Remove Cuffs on the LAPD
October 20, 2003
By Heather Mac Donald
It's time to end federal control of the Los Angeles Police Department.
In 2001, following the Rampart police corruption scandal, the LAPD signed a five-year consent decree with the U.S. Justice Department. The decree puts a wide range of police management under the control of the U.S. government, from the recruiting of confidential informants to the investigation of the use of force by officers .
The decree requires a gargantuan amount of paperwork, all of which must be completed according to draconian timetables. Unless the department reaches compliance with the decree's 180 provisions by next year, it will face another five years of federal control after the decree expires in 2006.
Judging by monitor Michael Cherkasky's most recent review (available at http://www.lapd.org), taxpayers should get used to paying for these senseless federal mandates for decades to come. Cherkasky engages in the most unforgiving interpretation of deadlines, with no apparent awareness that the department occasionally has to track down a criminal or two.
* The decree requires that every time an officer uses non-deadly force, such as twisting a recalcitrant suspect's arm to handcuff him, a captain or above must report the incident within 14 days. In 94.3% of the cases Cherkasky reviewed, the captains completed their report in 14 days. Judgment: The Police Department is violating the reporting rule. No matter if the late reports occurred during the investigation of a triple homicide or after the roll-out of a new gang initiative.
* The Police Commission took 68 days, rather than the required 45, to review the department's quarterly discipline report. Judgment: out of compliance.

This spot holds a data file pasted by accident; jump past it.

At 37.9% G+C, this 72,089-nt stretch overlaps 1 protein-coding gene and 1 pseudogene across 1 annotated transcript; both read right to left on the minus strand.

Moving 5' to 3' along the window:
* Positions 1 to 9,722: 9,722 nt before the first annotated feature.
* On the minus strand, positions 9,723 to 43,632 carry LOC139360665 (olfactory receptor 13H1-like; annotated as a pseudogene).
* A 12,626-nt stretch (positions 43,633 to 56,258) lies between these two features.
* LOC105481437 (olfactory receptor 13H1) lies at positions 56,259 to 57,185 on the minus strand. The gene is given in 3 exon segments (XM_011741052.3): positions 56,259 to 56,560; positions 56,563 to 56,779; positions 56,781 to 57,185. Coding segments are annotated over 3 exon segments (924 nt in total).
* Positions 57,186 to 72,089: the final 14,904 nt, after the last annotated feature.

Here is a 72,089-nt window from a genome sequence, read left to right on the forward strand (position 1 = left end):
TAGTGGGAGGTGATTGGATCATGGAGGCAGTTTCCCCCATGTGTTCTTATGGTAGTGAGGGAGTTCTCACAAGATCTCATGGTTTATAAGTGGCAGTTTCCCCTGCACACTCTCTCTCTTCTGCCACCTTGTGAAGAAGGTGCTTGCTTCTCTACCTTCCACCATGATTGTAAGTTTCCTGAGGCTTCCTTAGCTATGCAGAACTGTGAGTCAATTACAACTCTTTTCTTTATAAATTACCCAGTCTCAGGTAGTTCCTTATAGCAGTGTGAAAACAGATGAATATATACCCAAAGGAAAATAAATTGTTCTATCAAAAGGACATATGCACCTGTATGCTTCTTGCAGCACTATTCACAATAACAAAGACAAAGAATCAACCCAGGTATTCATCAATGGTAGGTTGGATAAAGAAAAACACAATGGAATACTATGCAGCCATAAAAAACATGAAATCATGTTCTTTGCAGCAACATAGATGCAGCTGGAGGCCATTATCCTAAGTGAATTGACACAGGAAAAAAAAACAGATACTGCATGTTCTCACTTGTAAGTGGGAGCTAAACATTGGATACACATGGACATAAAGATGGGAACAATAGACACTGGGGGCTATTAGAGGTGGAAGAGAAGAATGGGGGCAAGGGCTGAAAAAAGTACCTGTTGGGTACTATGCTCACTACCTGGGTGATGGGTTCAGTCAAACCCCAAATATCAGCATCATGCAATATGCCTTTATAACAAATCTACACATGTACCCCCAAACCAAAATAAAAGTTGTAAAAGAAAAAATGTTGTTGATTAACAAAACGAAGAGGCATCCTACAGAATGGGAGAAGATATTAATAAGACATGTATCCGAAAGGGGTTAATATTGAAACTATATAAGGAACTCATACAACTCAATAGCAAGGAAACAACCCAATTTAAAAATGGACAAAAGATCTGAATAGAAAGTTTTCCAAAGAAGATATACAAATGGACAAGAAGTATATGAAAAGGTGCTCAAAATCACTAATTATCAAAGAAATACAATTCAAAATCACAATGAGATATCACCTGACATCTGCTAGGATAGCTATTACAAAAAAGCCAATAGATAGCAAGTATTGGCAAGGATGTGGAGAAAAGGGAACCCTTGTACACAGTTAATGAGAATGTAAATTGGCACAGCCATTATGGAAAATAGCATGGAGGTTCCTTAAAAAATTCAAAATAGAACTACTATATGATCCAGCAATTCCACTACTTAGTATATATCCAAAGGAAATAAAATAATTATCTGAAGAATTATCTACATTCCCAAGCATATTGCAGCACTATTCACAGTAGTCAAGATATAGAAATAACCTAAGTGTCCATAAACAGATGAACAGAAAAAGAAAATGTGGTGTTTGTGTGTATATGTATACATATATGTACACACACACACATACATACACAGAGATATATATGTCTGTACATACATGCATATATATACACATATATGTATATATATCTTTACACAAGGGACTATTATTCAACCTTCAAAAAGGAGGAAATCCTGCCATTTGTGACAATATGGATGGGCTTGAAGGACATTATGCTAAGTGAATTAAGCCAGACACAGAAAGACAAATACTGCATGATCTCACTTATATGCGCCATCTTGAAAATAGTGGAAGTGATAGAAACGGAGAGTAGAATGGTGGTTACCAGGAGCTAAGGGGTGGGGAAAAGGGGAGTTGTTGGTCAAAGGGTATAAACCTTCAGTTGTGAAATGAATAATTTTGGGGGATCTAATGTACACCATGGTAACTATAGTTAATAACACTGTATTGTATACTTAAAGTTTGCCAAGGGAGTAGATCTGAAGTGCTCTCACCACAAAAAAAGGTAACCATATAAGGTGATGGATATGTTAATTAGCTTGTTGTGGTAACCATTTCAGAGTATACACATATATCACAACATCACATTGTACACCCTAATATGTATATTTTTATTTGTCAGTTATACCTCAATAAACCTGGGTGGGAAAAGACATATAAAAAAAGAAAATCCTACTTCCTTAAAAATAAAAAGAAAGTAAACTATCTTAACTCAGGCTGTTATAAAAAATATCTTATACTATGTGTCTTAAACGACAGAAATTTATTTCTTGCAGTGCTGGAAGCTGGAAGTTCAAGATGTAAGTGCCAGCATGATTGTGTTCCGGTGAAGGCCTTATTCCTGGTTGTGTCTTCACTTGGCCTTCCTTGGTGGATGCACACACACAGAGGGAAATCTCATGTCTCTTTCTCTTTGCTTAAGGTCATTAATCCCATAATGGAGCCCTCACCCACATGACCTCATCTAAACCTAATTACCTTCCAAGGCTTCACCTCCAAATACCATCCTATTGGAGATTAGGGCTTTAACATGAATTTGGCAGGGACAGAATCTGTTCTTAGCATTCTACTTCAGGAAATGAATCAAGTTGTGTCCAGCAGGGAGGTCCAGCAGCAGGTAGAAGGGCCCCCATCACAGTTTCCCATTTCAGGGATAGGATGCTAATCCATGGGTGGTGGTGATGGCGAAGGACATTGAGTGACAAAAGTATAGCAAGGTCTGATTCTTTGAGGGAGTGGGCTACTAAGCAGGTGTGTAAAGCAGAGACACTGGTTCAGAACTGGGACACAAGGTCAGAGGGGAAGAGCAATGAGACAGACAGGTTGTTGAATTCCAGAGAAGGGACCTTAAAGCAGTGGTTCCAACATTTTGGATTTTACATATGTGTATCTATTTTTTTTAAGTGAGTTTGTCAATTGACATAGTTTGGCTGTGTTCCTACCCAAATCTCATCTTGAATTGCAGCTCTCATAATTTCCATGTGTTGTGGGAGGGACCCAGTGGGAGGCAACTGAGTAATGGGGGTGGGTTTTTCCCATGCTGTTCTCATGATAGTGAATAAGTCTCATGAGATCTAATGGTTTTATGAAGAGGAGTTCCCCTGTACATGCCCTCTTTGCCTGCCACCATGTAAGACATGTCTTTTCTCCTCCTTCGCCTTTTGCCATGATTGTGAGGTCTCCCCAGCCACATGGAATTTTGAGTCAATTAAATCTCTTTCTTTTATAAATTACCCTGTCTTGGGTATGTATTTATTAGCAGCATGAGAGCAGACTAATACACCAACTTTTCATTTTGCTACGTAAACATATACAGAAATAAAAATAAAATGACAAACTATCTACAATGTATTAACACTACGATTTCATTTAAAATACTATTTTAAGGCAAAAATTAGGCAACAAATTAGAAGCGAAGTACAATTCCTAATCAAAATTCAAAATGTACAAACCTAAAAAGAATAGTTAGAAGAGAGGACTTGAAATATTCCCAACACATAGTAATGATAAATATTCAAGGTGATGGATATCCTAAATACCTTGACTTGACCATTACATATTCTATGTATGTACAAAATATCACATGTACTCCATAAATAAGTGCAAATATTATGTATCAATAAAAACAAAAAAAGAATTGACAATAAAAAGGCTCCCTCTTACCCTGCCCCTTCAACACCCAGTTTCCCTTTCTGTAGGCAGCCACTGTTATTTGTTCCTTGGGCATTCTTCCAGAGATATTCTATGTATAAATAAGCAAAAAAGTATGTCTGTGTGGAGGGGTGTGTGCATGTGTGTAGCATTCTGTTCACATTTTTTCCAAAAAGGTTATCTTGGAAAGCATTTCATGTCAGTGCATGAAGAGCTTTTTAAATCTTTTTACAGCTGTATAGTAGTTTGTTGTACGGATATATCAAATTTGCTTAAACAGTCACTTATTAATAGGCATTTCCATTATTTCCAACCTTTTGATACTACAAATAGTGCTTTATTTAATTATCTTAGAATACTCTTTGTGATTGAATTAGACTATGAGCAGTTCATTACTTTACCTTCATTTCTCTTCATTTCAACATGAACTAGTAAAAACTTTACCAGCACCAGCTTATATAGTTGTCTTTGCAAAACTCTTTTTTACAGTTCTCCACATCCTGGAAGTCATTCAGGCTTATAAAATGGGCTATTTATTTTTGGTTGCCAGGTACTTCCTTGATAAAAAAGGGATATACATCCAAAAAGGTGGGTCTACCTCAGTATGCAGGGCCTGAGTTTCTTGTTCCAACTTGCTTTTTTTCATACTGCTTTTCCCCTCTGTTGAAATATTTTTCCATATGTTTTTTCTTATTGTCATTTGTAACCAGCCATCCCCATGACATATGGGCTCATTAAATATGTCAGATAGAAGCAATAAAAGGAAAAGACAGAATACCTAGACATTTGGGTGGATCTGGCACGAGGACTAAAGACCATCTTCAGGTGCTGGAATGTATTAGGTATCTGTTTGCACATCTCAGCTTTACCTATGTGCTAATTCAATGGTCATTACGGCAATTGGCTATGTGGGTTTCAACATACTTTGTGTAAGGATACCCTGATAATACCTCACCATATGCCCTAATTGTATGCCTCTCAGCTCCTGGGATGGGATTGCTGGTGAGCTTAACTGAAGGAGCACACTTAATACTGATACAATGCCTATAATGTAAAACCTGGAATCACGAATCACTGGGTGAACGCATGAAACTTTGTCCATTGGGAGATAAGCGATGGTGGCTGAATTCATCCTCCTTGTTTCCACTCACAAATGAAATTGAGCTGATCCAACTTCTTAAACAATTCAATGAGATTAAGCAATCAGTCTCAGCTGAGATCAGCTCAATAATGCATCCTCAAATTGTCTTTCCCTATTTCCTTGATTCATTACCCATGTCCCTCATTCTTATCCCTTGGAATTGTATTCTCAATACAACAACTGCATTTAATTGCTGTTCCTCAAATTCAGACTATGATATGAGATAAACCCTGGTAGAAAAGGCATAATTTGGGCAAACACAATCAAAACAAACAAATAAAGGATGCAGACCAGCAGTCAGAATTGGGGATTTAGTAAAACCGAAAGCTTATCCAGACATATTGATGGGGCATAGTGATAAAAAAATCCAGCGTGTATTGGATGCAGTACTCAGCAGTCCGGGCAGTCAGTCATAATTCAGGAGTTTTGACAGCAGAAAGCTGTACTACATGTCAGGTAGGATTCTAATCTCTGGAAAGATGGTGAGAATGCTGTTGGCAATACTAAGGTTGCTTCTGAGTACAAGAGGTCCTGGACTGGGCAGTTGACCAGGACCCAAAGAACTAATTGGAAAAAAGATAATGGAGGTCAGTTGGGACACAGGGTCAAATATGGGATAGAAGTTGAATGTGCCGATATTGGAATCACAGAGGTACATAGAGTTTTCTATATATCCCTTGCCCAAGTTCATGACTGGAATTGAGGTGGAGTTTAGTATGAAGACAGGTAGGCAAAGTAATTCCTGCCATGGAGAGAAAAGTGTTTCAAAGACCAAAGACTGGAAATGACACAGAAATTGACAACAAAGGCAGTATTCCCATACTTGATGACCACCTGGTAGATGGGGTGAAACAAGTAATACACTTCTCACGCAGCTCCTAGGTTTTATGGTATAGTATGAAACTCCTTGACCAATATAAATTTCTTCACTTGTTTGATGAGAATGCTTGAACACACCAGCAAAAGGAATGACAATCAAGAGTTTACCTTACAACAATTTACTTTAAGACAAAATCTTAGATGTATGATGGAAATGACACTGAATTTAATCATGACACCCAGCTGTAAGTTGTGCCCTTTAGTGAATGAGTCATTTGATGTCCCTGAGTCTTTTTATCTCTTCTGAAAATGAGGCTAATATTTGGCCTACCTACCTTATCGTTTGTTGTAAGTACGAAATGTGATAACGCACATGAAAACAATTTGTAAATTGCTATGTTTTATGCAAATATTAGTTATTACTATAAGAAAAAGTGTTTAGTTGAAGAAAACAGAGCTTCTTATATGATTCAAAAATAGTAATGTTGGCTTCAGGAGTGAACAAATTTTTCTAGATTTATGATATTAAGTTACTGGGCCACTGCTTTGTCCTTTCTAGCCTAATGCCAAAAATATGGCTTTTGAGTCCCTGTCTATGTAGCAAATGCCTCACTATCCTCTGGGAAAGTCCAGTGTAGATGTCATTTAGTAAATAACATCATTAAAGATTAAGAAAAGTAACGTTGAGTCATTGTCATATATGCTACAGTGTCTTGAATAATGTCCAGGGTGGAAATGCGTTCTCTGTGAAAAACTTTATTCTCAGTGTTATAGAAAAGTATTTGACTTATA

* The department took 21 days, rather than the required seven, to send its audit reports to the inspector general. Judgment: out of compliance.
None of these infractions has anything to do with the proper supervision of officers; they are artifacts of arbitrary deadlines for completing often duplicative paperwork. The LAPD could probably achieve full compliance with the consent decree if it reassigned hundreds more officers from crime-fighting to paper-pushing. Of course, violence in the city would explode.
For all its grim literal-mindedness, Cherkasky's report contains some unintended humor. The consent decree dictates that after an officer uses near-lethal force, he remain off-duty until he -- and his supervisor -- sees a "licensed mental-health care professional." Cherkasky is "concerned" that all officers involved in such incidents during the last quarter were subsequently found fit for duty. Presumably, he would have been happier had they declared themselves victims of post-traumatic stress syndrome and put in for six-month leaves. Yet, the ability to get back to work after a shootout may be a sign of good training and stable mental health.
Cherkasky is also upset because six officers in near-lethal-force incidents worked at least one day before their supervisors talked to a mental health professional. Earth to Cherkasky: The LAPD is experiencing an acute manpower shortage, partly because of the consent decree. It can little afford to keep officers sidelined until their managers speak with a psychiatrist.
Mayor James K. Hahn and the U.S. Justice Department should negotiate an early end to federal oversight of the LAPD. The care and feeding of the decree have diverted precious police resources away from crime-fighting into activities that have nothing to do with catching hoodlums or making the police force more professional.
Police Chief William Bratton is committed to improving the oversight of officers, but the decree strips him of discretion in allocating managers' time and attention.
The Bush administration should realize how much hangs on real police reform in Los Angeles, from improved race relations to prevention of terrorist attacks. Then it should remove the largest impediment to that reform.
©2003 Los Angeles Times
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